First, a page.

Birth by caesarean section and school performance in Swedish adolescents- a population-based study

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dc.contributor.author Curran, Eileen A.
dc.contributor.author Kenny, Louise C.
dc.contributor.author Dalman, Christina
dc.contributor.author Kearney, Patricia M.
dc.contributor.author Cryan, John F.
dc.contributor.author Dinan, Timothy G.
dc.contributor.author Khashan, Ali S.
dc.date.accessioned 2017-05-04T15:07:42Z
dc.date.available 2017-05-04T15:07:42Z
dc.date.issued 2017-04-17
dc.identifier.citation Curran, E. A., Kenny, L. C., Dalman, C., Kearney, P. M., Cryan, J. F., Dinan, T. G. and Khashan, A. S. (2017) 'Birth by caesarean section and school performance in Swedish adolescents- a population-based study', BMC Pregnancy and Childbirth, 17(1), pp. 121. doi:10.1186/s12884-017-1304-x en
dc.identifier.volume 17 en
dc.identifier.issued 1 en
dc.identifier.startpage 121-1 en
dc.identifier.endpage 121-10 en
dc.identifier.issn 1471-2393
dc.identifier.uri http://hdl.handle.net/10468/3919
dc.identifier.doi 10.1186/s12884-017-1304-x
dc.description.abstract Background: Our objective was to assess the impact of obstetric mode of delivery, and in particular birth by Caesarean section (CS), on school performance in adolescents using a large, population-based cohort. Methods: We extracted data from the Swedish Medical Birth Register and National School Register. We included all live singleton births in Sweden from 1982–1995 (n = 1,489,925). School grades were reported on a scale from 0 to 320, scores less than 160 (i.e. “pass”) were considered to be “poor school performance.” Mode of delivery was categorised as: unassisted vaginal delivery (VD), assisted VD, elective CS and emergency CS. We measured the association between mode of delivery and “poor school performance” using logistic regression. We then used quantile regression to assess the association between mode of delivery and school performance across the distribution of scores. We adjusted for maternal age, parity, small and large for gestational age, gestational age, maternal country of birth, maternal depression, non-affective disorder or bipolar disorder, parental income at time of birth, and parental social welfare at time of birth. We also conducted sensitivity analyses to investigate the association further. Results: With logistic regression analysis, the adjusted odds ratio (aOR) of assisted VD and poor school performance, compared to unassisted VD, was 1.06 (95% CI: 1.03–1.08). For elective CS it was 1.06 (95% CI:1.03-1.09) and for emergency CS it was 1.12 (95% CI: 1.09–1.15). With quantile regression, assisted VD showed little difference in scores, when compared to unassisted VD, at any point across the distribution. Elective CS was associated with a 1–3 point decrease in scores, and emergency CS was associated with a 2–5 point decrease in scores. Conclusion: A slight association was found between birth by CS and school performance. However, the effect was quite small and given the complex nature of the relationship, should be interpreted with caution. en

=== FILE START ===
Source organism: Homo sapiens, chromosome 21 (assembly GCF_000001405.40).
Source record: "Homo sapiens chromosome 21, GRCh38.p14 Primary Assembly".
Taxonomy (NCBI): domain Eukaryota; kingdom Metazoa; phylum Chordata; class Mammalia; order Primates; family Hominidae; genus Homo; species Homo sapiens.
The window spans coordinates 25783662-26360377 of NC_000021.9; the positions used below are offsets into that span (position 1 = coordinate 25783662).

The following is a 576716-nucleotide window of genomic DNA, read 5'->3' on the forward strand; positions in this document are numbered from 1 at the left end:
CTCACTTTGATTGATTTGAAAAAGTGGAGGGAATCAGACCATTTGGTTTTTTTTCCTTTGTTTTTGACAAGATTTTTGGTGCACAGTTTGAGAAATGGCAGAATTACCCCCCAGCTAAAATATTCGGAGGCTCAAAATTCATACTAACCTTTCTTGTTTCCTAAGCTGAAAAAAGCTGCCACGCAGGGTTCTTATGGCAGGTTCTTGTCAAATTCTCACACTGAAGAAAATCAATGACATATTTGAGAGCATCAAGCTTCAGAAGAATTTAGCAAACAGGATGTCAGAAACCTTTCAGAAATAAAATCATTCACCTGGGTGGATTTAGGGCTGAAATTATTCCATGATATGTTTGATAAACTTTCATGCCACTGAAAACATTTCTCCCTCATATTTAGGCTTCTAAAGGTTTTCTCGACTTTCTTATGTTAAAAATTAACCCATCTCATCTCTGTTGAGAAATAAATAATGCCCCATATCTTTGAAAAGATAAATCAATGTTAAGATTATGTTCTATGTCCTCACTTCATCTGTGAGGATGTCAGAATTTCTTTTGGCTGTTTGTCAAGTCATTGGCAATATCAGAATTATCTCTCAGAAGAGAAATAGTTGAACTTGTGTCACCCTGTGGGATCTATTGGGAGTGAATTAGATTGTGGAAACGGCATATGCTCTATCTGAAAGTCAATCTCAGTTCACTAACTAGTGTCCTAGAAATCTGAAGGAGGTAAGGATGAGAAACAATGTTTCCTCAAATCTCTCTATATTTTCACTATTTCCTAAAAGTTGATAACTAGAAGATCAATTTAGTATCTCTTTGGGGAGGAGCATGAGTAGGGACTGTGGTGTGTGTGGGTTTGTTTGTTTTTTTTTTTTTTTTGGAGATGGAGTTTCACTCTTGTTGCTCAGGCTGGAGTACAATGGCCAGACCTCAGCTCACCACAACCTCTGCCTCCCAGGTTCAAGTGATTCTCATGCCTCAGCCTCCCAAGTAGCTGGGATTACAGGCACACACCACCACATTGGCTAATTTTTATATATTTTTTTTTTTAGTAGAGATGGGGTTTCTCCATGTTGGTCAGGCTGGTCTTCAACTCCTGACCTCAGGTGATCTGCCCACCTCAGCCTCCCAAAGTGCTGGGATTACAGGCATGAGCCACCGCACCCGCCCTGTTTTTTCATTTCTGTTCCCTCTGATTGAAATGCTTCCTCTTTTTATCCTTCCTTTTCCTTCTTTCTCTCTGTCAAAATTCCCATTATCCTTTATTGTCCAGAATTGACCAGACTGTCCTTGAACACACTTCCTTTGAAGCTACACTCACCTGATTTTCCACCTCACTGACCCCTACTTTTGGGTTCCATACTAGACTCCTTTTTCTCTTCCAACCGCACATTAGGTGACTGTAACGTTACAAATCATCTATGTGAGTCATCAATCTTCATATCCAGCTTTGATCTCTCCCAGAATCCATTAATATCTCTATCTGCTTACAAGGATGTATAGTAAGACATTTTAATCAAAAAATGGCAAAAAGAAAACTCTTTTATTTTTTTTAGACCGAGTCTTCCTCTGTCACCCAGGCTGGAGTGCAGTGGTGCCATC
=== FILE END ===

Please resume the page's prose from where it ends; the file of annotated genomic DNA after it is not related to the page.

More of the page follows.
dc.description.sponsorship Science Foundation Ireland (SFI funded centre: The Irish Centre for Fetal and Neonatal Translational Research (INFANT) Grant number 12|RC|2272, SFI funded centre: Alimentary Pharmabiotic Centre (APC), (grant number SFI/12/RC/2273)); Health Research Board (HRB Health Research Awards (grants no HRA_POR/2011/23 and HRA_POR/2012/32); Brain and Behavior Research Foundation (NARSAD Young Investigator Grant, Grant Number 20771); European Commission (European Community's Seventh Framework Programme (MyNewGut, FFP7-KBBE/2013–2018, grant agreement no 613979). en